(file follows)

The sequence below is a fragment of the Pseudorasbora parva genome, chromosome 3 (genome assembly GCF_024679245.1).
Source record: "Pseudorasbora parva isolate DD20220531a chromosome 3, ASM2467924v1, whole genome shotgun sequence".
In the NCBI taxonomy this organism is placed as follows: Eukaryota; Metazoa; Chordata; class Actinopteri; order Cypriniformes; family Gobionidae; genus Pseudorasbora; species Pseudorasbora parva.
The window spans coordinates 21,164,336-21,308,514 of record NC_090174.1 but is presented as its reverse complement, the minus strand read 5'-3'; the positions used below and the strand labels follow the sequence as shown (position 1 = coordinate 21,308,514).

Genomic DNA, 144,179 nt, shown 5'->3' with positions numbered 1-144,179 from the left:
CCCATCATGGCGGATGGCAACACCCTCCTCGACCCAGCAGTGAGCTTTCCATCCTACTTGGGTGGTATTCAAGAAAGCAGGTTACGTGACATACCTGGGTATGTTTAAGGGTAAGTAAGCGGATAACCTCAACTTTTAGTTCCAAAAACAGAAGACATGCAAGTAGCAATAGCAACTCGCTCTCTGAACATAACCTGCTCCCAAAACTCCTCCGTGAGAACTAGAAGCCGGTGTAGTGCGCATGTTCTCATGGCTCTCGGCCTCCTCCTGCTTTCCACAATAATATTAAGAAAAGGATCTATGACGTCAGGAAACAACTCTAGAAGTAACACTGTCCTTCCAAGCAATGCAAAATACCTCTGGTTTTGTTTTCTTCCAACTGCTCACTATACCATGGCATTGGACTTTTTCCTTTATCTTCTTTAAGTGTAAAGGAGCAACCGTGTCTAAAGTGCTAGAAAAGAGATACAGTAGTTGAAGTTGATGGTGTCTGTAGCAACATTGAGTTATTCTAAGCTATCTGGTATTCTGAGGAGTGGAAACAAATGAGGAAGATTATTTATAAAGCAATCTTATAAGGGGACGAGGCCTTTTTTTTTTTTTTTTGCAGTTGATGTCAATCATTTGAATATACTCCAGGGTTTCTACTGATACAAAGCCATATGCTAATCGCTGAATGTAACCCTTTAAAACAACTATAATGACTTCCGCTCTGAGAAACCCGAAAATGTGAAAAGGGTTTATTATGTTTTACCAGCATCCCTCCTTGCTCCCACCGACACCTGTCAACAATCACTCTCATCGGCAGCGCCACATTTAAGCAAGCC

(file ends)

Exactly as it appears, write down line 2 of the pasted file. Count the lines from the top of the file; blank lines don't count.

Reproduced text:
Source record: "Pseudorasbora parva isolate DD20220531a chromosome 3, ASM2467924v1, whole genome shotgun sequence".